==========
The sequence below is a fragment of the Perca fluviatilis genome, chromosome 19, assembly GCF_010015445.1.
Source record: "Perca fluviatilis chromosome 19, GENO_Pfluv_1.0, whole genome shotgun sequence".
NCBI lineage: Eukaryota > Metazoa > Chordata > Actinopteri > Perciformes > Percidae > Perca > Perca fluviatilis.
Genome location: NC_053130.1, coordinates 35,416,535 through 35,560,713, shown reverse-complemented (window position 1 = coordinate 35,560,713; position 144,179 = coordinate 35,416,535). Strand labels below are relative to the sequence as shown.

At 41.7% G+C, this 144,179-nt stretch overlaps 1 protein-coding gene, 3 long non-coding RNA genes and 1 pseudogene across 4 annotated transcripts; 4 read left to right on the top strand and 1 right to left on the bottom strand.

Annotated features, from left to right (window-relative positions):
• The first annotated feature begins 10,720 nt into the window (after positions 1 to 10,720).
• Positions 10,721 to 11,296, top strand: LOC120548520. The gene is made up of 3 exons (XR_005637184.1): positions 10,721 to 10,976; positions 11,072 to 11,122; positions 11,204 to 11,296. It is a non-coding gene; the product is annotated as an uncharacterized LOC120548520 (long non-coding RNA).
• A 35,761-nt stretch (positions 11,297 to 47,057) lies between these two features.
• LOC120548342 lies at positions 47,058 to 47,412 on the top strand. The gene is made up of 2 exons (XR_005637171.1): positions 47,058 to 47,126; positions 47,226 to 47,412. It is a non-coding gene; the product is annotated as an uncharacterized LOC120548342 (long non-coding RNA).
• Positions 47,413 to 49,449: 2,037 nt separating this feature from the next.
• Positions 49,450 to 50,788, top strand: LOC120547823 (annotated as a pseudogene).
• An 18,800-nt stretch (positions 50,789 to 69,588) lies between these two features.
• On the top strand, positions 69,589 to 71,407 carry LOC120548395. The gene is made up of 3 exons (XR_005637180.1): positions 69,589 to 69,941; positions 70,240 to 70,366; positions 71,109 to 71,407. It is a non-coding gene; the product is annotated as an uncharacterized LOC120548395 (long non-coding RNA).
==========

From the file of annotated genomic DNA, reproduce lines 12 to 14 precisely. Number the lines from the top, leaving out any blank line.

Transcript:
• Positions 49,450 to 50,788, top strand: LOC120547823 (annotated as a pseudogene).
• An 18,800-nt stretch (positions 50,789 to 69,588) lies between these two features.
• On the top strand, positions 69,589 to 71,407 carry LOC120548395. The gene is made up of 3 exons (XR_005637180.1): positions 69,589 to 69,941; positions 70,240 to 70,366; positions 71,109 to 71,407. It is a non-coding gene; the product is annotated as an uncharacterized LOC120548395 (long non-coding RNA).